What Are Different Types of Road Rage?
July 17th, 2020 by Fix Auto USA
Aggressive driving is on the rise. In fact, in a survey conducted by the AAA Foundation for Traffic Safety, nearly 80 percent of drivers in the U.S. admitted that they’d engaged in aggressive behavior or road rage at least once over the past year.
This blog-post will cover different types of road rage, give tips on handling road rage, and answer the question, “Is road rage a criminal offense?”
What is road rage?
Road rage is aggressive or violent behavior usually conducted from behind the wheel. Stressful road conditions can cause impatient drivers to feel frustrated. If they feel insulted or slighted, they may engage in road rage.
There are different types of road rage. Examples include verbal insults and threats, yelling and honking, rude and offensive gestures, cursing, throwing objects, aggressive and dangerous driving methods such as tailgating, blocking another driver, in addition to ramming, sideswiping, or forcing a driver off the road. It’s honestly crazy how many different types of road rage there are!
What is aggressive driving, and how is it different from road rage?
Any unsafe driving behavior, done on purpose and without regard for other drivers’ safety, can be considered aggressive driving. Examples of aggressive driving behaviors include speeding in heavy traffic, cutting off a driver, weaving in and out of traffic, and slamming on the brakes or shining your headlights on other drivers to teach them a lesson. Aggressive driving is provocative and can lead to road rage.
Is road rage a criminal offense?
The most significant difference between aggressive driving and road rage is in the penalty that accompanies it. Generally speaking, if it can be shown that you had the intent to cause harm, it is a criminal offense and you could go to jail, have fines levied against you, or even be convicted of a felony.
On the other hand, aggressive driving can result in misdemeanor traffic tickets, a fine, or perhaps a point on your driving record.
There’s no federal law addressing the issue – each state treats road rage differently. To find out if your state has a road rage law on the books, contact your local DMV.
Don’t take it personally. When a car comes out of nowhere, cuts you off, or leaves you in the dust, it’s easy to want to take it personally and try to get the driver back.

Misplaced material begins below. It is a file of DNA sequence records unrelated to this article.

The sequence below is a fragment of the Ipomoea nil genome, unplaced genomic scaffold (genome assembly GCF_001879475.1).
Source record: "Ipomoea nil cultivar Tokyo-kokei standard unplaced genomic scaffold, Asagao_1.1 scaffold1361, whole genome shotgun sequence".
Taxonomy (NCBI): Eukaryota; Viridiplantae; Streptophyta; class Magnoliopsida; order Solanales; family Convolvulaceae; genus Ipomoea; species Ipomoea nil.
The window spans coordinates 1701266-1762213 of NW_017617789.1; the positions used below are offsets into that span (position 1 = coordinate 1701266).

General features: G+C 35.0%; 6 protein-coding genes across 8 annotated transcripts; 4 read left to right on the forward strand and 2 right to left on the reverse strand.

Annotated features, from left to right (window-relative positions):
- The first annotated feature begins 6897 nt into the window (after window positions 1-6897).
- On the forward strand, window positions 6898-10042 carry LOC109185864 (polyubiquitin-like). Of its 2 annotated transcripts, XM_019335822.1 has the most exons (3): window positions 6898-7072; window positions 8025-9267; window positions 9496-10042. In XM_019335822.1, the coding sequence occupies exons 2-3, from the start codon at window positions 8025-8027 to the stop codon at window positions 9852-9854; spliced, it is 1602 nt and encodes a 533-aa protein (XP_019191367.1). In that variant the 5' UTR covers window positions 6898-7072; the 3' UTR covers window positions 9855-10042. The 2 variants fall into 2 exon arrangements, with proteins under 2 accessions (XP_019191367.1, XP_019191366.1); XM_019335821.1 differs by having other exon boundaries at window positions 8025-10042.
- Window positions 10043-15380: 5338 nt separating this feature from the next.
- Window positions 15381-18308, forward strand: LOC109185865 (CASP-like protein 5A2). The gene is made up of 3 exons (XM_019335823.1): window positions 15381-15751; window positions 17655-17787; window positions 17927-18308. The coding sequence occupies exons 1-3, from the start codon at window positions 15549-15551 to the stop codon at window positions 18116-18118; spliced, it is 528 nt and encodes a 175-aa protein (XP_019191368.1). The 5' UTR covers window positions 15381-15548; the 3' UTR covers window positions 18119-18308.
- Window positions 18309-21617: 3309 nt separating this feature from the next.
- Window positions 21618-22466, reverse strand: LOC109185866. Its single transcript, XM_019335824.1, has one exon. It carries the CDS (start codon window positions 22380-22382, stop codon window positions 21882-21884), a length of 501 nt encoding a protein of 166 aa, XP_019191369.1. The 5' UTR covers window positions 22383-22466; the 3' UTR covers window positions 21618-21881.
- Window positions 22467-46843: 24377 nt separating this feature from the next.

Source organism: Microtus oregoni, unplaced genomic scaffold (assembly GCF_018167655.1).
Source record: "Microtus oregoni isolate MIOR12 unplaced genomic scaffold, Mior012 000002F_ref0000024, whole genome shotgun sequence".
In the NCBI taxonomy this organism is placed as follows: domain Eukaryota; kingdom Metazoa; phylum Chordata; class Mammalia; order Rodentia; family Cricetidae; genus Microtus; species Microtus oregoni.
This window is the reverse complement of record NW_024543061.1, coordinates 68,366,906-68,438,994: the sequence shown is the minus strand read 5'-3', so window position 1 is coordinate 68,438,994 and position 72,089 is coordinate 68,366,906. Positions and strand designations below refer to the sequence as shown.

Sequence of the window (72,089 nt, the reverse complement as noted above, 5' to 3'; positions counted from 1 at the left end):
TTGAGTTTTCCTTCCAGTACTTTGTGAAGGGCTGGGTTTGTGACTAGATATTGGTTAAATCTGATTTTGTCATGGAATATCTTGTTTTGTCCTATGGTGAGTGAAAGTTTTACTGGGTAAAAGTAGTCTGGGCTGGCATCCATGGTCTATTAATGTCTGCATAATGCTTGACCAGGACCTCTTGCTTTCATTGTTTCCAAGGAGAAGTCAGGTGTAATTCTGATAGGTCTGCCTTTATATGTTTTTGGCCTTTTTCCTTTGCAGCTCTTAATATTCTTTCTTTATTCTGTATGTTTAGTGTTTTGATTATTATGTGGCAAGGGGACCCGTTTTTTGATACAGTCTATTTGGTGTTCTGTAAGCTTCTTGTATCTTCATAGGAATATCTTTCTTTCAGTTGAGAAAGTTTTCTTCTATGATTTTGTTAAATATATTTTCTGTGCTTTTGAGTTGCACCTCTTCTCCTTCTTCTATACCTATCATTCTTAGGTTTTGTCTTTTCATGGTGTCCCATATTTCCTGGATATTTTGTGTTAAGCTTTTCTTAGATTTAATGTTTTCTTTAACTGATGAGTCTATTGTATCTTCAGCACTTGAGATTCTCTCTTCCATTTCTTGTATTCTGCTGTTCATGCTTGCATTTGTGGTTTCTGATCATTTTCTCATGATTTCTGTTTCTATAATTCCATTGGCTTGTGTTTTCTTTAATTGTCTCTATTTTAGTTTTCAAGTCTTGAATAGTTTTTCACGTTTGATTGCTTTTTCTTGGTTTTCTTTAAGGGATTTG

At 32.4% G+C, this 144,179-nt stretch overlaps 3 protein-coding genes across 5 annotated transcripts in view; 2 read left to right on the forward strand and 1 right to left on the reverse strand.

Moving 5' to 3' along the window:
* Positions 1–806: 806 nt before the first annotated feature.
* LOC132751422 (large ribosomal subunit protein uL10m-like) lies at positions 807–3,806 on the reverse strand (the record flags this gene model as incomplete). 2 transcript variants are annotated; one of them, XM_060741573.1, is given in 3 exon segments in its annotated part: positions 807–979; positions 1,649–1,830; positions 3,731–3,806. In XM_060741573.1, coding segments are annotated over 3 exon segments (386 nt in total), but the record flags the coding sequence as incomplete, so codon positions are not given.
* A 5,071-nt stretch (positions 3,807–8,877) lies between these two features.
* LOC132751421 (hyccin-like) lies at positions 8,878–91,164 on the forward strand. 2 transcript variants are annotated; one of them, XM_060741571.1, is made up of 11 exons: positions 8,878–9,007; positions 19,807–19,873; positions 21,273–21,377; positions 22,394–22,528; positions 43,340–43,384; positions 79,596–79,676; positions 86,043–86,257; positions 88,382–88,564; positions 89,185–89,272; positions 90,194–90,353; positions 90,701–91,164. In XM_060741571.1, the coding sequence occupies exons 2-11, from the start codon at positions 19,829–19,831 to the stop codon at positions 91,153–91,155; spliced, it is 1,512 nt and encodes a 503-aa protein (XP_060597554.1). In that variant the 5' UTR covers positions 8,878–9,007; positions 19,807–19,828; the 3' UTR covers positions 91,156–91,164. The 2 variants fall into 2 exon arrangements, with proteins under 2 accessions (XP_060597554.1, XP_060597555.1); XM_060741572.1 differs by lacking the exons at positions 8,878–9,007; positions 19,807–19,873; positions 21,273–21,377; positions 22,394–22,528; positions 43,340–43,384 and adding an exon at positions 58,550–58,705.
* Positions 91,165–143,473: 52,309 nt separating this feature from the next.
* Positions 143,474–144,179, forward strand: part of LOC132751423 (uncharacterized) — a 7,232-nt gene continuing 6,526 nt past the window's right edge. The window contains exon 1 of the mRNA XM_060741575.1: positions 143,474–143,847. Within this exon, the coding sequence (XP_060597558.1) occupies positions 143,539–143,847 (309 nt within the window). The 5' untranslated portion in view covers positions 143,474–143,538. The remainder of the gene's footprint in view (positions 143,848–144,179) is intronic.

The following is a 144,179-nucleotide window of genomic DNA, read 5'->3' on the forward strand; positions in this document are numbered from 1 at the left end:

But it’s not personal. It is inconsiderate and rude, yes, but not personal. The driver in the other car has no idea who you are, and you have no idea who he/she is. So take a deep breath, turn on the radio, and change the subject in your mind.
It’s in your own interest to stay calm and collected. Handling road rage in a mature and emotionally healthy manner is the key. Instead of being triggered, controlling and containing your emotions makes you the winner, because you didn’t let the other driver get the best of you.
No one likes the guy who thinks the rules don’t apply to him. The rules of the road prevent anarchy and disorder from breaking out on our freeways and streets, so we all must follow them.
The rules of the road include using turn signals, letting another driver into your lane so he can merge, keeping a safe distance behind other cars, not shining your high beams on other drivers, and only honking your horn when it’s necessary, and never as a punishment.
Follow the rules of the road, keep calm and collected, and reel in the rage. If you do that, the chances that you will encounter road rage will be significantly reduced. In case you are confronted by an angry driver, handling road rage in a manner that de-escalates the situation is always the best approach.
Here are some tips to help you manage and mitigate a confrontation:
- Don’t respond to an aggressive or provocative act. That’s just going to escalate things.
- Try to be understanding and forgiving.
- Avoid making eye contact with an aggressive or angry driver.
- Be polite, don’t raise your voice, and be aware of your tone.
- If you feel threatened, drive to a well lit location, ideally a public place like a police station or hospital.
- Taking out your phone camera and pointing it at them will sometimes be enough to diffuse the situation, but make sure your vehicle has come to a complete stop before using your phone.
- If you feel unsafe, call 911.
In this blog-post we covered a lot of ground. We answered the question, “Is road rage a criminal offense?” (It can be if the perpetrator intended harm.) We reviewed the different types of road rage, and concluded that handling road rage in a calm and courteous manner is the best way to de-escalate a potential confrontation.
This blog post was contributed by Fix Auto Escondido a leading industry expert and collision repair shop servicing all customers in Escondido, as well as San Diego County neighborhood.
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